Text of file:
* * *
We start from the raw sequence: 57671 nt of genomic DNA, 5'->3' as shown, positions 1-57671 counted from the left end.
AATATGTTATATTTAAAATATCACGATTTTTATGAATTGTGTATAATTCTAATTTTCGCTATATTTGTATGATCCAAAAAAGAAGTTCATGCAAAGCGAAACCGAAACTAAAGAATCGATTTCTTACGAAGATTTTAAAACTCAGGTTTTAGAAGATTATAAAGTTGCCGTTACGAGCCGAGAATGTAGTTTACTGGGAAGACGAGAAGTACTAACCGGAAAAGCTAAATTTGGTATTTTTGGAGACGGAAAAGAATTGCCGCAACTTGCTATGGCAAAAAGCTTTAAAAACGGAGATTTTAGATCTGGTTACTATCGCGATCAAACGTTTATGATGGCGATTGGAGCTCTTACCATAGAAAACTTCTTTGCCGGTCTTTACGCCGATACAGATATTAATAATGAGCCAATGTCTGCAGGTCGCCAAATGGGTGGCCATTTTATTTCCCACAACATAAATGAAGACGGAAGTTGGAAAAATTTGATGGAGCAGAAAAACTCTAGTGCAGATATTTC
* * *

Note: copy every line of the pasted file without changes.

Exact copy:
We start from the raw sequence: 57671 nt of genomic DNA, 5'->3' as shown, positions 1-57671 counted from the left end.
AATATGTTATATTTAAAATATCACGATTTTTATGAATTGTGTATAATTCTAATTTTCGCTATATTTGTATGATCCAAAAAAGAAGTTCATGCAAAGCGAAACCGAAACTAAAGAATCGATTTCTTACGAAGATTTTAAAACTCAGGTTTTAGAAGATTATAAAGTTGCCGTTACGAGCCGAGAATGTAGTTTACTGGGAAGACGAGAAGTACTAACCGGAAAAGCTAAATTTGGTATTTTTGGAGACGGAAAAGAATTGCCGCAACTTGCTATGGCAAAAAGCTTTAAAAACGGAGATTTTAGATCTGGTTACTATCGCGATCAAACGTTTATGATGGCGATTGGAGCTCTTACCATAGAAAACTTCTTTGCCGGTCTTTACGCCGATACAGATATTAATAATGAGCCAATGTCTGCAGGTCGCCAAATGGGTGGCCATTTTATTTCCCACAACATAAATGAAGACGGAAGTTGGAAAAATTTGATGGAGCAGAAAAACTCTAGTGCAGATATTTC